Haute Kosher Cuisine at
Shallots, New York
It's Not Chopped Liver
Last March, at a two-star Michelin restaurant in the Bois de Boulogne,
we found ourselves seated near a group of people who apparently had come
from some kind of business meeting. Among
them was a young man sporting a yarmulke -- the little skullcap that marks
the observant Jewish male -- whose diction betrayed New York origins. Some
time later, we met him in the lounge and after the customary
Jewish-geography exchange, one of us mentioned how we noticed he hadn’t
touched a morsel of food. The young man smiled and told us that an
observer of the laws of kashruth, he did not feel comfortable eating
anything in this non-kosher restaurant. We had assumed as much. Imagine,
we thought, in all of Paris, could not the members of his group find a
place that would meet their culinary requirements and at the same time
accommodate this young man’s needs?
Had they been in midtown Manhattan, of course, they could have dined at
Shallots where the environment is elegant, the cuisine sophisticated, and
the laws of kashruth are strictly observed. That New York needed such a
restaurant was something J. Michael Fried and Alan Hirmes had long
realized. But it took a trip to Chicago and a couple of chance encounters
for them to make it happen.
On a Sunday evening several years ago, the two men who are partners in
a real estate development company were on a plane about to land at
O’Hare airport. “Okay, where are we eating tonight?” Michael asked
Alan, looking around in the hopes of spotting someone in a yarmulke who
might direct them to a kosher restaurant. They
managed to get a few recommendations but all were in Skokie on the
outskirts of Chicago, and so they resigned themselves, as was the case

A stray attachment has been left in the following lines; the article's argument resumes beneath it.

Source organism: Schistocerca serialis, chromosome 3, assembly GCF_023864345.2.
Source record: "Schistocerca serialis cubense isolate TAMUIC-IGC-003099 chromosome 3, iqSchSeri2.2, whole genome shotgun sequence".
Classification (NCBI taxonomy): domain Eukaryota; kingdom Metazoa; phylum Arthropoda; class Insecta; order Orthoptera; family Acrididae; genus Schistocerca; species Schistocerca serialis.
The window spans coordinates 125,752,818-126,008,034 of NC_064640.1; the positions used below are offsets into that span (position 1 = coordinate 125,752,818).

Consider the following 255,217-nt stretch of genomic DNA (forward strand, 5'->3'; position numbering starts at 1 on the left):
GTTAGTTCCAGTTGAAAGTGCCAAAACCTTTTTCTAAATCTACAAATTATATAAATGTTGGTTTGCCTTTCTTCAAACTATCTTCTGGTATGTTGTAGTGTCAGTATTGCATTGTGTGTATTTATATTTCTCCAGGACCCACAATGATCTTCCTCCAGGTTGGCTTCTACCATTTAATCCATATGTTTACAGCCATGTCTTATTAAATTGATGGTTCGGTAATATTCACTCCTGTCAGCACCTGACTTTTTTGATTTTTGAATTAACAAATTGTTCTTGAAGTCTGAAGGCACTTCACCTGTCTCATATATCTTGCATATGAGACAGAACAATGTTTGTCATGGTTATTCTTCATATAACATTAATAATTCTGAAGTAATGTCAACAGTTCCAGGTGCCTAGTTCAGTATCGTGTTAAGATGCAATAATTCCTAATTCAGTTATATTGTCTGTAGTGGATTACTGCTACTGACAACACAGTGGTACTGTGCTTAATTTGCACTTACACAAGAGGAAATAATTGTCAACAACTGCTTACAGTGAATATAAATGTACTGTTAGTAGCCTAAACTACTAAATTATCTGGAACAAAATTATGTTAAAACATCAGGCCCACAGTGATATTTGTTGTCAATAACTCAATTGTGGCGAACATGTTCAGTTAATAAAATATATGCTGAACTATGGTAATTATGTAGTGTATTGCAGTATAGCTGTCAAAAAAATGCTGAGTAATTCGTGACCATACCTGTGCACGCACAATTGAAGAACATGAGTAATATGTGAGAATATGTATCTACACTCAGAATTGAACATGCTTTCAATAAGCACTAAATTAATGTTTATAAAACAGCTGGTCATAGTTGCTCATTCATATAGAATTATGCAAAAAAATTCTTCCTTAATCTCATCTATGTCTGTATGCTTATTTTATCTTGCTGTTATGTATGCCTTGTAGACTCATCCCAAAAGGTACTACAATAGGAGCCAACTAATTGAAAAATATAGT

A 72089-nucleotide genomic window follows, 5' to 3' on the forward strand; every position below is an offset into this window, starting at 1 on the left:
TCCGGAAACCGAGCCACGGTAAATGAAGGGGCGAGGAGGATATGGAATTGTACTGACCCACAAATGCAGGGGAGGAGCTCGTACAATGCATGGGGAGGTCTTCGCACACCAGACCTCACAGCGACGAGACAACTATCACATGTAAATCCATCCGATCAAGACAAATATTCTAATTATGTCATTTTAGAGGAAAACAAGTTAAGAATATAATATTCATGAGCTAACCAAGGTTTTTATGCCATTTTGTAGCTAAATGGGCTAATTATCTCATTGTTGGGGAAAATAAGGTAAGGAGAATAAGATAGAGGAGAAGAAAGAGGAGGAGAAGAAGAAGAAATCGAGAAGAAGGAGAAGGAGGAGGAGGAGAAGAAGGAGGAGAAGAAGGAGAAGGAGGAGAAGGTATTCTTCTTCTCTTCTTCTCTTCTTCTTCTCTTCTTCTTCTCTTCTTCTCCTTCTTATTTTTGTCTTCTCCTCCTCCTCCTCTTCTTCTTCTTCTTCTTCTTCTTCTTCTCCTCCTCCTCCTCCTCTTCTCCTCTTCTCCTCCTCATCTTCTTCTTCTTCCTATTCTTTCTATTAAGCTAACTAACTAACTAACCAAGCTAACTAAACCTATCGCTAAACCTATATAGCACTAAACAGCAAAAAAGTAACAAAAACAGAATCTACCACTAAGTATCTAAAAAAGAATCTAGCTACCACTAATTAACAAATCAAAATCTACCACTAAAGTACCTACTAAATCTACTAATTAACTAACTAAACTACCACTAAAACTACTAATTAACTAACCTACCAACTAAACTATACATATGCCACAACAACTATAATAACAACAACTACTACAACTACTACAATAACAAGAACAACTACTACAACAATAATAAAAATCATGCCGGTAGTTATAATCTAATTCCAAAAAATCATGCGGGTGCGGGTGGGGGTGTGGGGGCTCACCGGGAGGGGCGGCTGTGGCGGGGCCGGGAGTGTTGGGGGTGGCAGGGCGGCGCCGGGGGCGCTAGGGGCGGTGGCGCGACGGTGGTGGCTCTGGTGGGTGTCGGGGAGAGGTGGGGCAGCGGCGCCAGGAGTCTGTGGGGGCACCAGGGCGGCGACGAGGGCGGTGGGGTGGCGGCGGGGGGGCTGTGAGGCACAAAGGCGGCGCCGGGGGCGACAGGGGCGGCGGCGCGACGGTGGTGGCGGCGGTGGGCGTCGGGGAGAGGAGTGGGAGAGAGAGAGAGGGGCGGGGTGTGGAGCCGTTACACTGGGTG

more often than not, to dining in a non-kosher restaurant where their
options would, of necessity, be limited. Then just as they were leaving
the terminal, a woman tapped Michael on the shoulder. “I just
remembered. There’s a new kosher restaurant on the north end near
Lincoln Park. But I’m not sure of the name. It’s something like
Salad’s or Ballad’s.”
At that point someone else chimed in: “No, it’s Shallots, and
it’s on Park Street.” Immediately, Michael and Alan hailed a cab and
headed over. “The place was packed,” Michael said. “There wasn’t
an empty table so we ate at the bar. But we had a wonderful meal. The
restaurant was everything that we’d seen in high-end non-kosher
restaurants in terms of cuisine, ambience, and service. There were dishes
like lamb tagine, duck confit, sautéed sweetbreads on the menu, and
whatever was on the menu, we could order.
“Every once in a while, this young woman in a chef’s outfit would
come out to have a Diet Coke,” Michael continued. “That was Laura
Frankel, the chef and proprietor. We got to talking. She was very
gregarious and charming, and in the course of the evening, we learned her
What they learned was that Laura Frankel was a classically-trained,
award-winning chef who had worked at many of Chicago’s best
restaurants before retiring to raise a family. By the time her children
began school and she was ready to return to a professional life, she and
her husband had become observant Jews and members of Chicago’s orthodox
community. Realizing she couldn’t prepare foods she couldn’t taste,
Laura decided to open her own restaurant where she would serve the dishes
she’d been trained to prepare while following kosher dietary laws.
That became Shallots. It opened in 1999 and that same year was ranked
the third best new restaurant in Chicago.
Laura explained her concept to the pair of attentive diners: a focus on
regional cuisine, specifically the Mediterranean rim, but with a bigger
palate than just southern France or just Italian or just Spanish. Her
vision included any cuisine that borders the Mediterranean. In this way,
the possibilities of Tunisian, Moroccan, Greek, and Turkish flavors
were available to her as well.